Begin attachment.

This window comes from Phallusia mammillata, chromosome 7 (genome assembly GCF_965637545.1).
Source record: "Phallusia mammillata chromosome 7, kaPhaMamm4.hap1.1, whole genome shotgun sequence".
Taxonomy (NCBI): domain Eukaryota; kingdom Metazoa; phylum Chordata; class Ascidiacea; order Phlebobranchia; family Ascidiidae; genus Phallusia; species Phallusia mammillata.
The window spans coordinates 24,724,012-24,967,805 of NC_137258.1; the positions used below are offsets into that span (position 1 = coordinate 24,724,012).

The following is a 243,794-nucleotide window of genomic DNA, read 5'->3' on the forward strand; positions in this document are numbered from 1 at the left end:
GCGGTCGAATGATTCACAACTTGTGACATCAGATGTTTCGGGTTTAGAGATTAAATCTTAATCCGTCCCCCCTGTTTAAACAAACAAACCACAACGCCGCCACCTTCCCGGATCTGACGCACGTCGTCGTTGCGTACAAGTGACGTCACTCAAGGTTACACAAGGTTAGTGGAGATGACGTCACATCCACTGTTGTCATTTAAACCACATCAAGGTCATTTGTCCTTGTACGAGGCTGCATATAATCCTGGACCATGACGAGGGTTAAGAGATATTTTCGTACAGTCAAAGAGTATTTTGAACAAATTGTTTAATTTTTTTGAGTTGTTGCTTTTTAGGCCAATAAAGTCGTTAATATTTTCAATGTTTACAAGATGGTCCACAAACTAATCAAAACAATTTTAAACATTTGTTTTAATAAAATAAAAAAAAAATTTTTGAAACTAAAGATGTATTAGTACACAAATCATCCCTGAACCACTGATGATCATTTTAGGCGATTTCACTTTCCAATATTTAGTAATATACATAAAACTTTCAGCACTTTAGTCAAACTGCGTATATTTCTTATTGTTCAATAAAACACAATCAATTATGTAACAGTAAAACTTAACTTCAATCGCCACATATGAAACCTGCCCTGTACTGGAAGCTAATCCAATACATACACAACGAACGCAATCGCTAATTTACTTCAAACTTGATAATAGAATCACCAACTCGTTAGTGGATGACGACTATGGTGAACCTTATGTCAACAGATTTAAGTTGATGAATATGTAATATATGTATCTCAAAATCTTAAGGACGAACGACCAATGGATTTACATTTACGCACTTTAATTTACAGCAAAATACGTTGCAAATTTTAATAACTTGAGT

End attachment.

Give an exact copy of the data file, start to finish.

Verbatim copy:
This window comes from Phallusia mammillata, chromosome 7 (genome assembly GCF_965637545.1).
Source record: "Phallusia mammillata chromosome 7, kaPhaMamm4.hap1.1, whole genome shotgun sequence".
Taxonomy (NCBI): domain Eukaryota; kingdom Metazoa; phylum Chordata; class Ascidiacea; order Phlebobranchia; family Ascidiidae; genus Phallusia; species Phallusia mammillata.
The window spans coordinates 24,724,012-24,967,805 of NC_137258.1; the positions used below are offsets into that span (position 1 = coordinate 24,724,012).

The following is a 243,794-nucleotide window of genomic DNA, read 5'->3' on the forward strand; positions in this document are numbered from 1 at the left end:
GCGGTCGAATGATTCACAACTTGTGACATCAGATGTTTCGGGTTTAGAGATTAAATCTTAATCCGTCCCCCCTGTTTAAACAAACAAACCACAACGCCGCCACCTTCCCGGATCTGACGCACGTCGTCGTTGCGTACAAGTGACGTCACTCAAGGTTACACAAGGTTAGTGGAGATGACGTCACATCCACTGTTGTCATTTAAACCACATCAAGGTCATTTGTCCTTGTACGAGGCTGCATATAATCCTGGACCATGACGAGGGTTAAGAGATATTTTCGTACAGTCAAAGAGTATTTTGAACAAATTGTTTAATTTTTTTGAGTTGTTGCTTTTTAGGCCAATAAAGTCGTTAATATTTTCAATGTTTACAAGATGGTCCACAAACTAATCAAAACAATTTTAAACATTTGTTTTAATAAAATAAAAAAAAAATTTTTGAAACTAAAGATGTATTAGTACACAAATCATCCCTGAACCACTGATGATCATTTTAGGCGATTTCACTTTCCAATATTTAGTAATATACATAAAACTTTCAGCACTTTAGTCAAACTGCGTATATTTCTTATTGTTCAATAAAACACAATCAATTATGTAACAGTAAAACTTAACTTCAATCGCCACATATGAAACCTGCCCTGTACTGGAAGCTAATCCAATACATACACAACGAACGCAATCGCTAATTTACTTCAAACTTGATAATAGAATCACCAACTCGTTAGTGGATGACGACTATGGTGAACCTTATGTCAACAGATTTAAGTTGATGAATATGTAATATATGTATCTCAAAATCTTAAGGACGAACGACCAATGGATTTACATTTACGCACTTTAATTTACAGCAAAATACGTTGCAAATTTTAATAACTTGAGT